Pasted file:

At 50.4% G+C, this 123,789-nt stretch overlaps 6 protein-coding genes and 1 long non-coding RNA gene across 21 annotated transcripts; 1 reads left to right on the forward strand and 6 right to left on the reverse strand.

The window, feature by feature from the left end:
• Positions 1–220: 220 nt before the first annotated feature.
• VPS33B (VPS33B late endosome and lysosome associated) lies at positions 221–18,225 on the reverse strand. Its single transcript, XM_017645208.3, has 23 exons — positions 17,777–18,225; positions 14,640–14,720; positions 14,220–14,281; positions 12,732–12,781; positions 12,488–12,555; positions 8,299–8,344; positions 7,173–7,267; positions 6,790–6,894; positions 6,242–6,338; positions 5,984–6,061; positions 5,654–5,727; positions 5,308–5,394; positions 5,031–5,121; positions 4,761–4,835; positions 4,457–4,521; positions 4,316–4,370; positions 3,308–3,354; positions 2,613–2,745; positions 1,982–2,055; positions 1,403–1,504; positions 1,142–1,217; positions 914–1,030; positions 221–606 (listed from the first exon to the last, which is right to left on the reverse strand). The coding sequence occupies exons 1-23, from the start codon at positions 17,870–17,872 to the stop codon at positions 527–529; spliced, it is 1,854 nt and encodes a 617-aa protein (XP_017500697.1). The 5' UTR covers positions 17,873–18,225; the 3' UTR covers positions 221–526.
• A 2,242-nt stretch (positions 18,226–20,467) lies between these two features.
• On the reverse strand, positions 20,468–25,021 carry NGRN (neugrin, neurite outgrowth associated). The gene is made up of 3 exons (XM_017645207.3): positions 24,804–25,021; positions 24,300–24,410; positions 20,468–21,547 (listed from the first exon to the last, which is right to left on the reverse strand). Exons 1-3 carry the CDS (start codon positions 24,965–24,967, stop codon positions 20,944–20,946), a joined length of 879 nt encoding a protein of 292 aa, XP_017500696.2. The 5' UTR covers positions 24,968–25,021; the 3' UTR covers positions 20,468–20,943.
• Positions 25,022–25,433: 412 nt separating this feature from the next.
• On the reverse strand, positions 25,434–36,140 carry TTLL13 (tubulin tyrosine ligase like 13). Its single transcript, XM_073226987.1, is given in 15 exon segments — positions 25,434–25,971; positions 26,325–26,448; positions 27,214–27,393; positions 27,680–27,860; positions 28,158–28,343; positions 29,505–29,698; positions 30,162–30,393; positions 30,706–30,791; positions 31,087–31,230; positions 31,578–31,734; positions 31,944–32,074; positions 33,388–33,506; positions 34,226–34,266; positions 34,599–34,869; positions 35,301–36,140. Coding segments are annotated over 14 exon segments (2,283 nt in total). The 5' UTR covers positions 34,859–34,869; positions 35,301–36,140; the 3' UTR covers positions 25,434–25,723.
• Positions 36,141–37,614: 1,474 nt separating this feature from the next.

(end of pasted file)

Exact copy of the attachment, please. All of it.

At 50.4% G+C, this 123,789-nt stretch overlaps 6 protein-coding genes and 1 long non-coding RNA gene across 21 annotated transcripts; 1 reads left to right on the forward strand and 6 right to left on the reverse strand.

The window, feature by feature from the left end:
• Positions 1–220: 220 nt before the first annotated feature.
• VPS33B (VPS33B late endosome and lysosome associated) lies at positions 221–18,225 on the reverse strand. Its single transcript, XM_017645208.3, has 23 exons — positions 17,777–18,225; positions 14,640–14,720; positions 14,220–14,281; positions 12,732–12,781; positions 12,488–12,555; positions 8,299–8,344; positions 7,173–7,267; positions 6,790–6,894; positions 6,242–6,338; positions 5,984–6,061; positions 5,654–5,727; positions 5,308–5,394; positions 5,031–5,121; positions 4,761–4,835; positions 4,457–4,521; positions 4,316–4,370; positions 3,308–3,354; positions 2,613–2,745; positions 1,982–2,055; positions 1,403–1,504; positions 1,142–1,217; positions 914–1,030; positions 221–606 (listed from the first exon to the last, which is right to left on the reverse strand). The coding sequence occupies exons 1-23, from the start codon at positions 17,870–17,872 to the stop codon at positions 527–529; spliced, it is 1,854 nt and encodes a 617-aa protein (XP_017500697.1). The 5' UTR covers positions 17,873–18,225; the 3' UTR covers positions 221–526.
• A 2,242-nt stretch (positions 18,226–20,467) lies between these two features.
• On the reverse strand, positions 20,468–25,021 carry NGRN (neugrin, neurite outgrowth associated). The gene is made up of 3 exons (XM_017645207.3): positions 24,804–25,021; positions 24,300–24,410; positions 20,468–21,547 (listed from the first exon to the last, which is right to left on the reverse strand). Exons 1-3 carry the CDS (start codon positions 24,965–24,967, stop codon positions 20,944–20,946), a joined length of 879 nt encoding a protein of 292 aa, XP_017500696.2. The 5' UTR covers positions 24,968–25,021; the 3' UTR covers positions 20,468–20,943.
• Positions 25,022–25,433: 412 nt separating this feature from the next.
• On the reverse strand, positions 25,434–36,140 carry TTLL13 (tubulin tyrosine ligase like 13). Its single transcript, XM_073226987.1, is given in 15 exon segments — positions 25,434–25,971; positions 26,325–26,448; positions 27,214–27,393; positions 27,680–27,860; positions 28,158–28,343; positions 29,505–29,698; positions 30,162–30,393; positions 30,706–30,791; positions 31,087–31,230; positions 31,578–31,734; positions 31,944–32,074; positions 33,388–33,506; positions 34,226–34,266; positions 34,599–34,869; positions 35,301–36,140. Coding segments are annotated over 14 exon segments (2,283 nt in total). The 5' UTR covers positions 34,859–34,869; positions 35,301–36,140; the 3' UTR covers positions 25,434–25,723.
• Positions 36,141–37,614: 1,474 nt separating this feature from the next.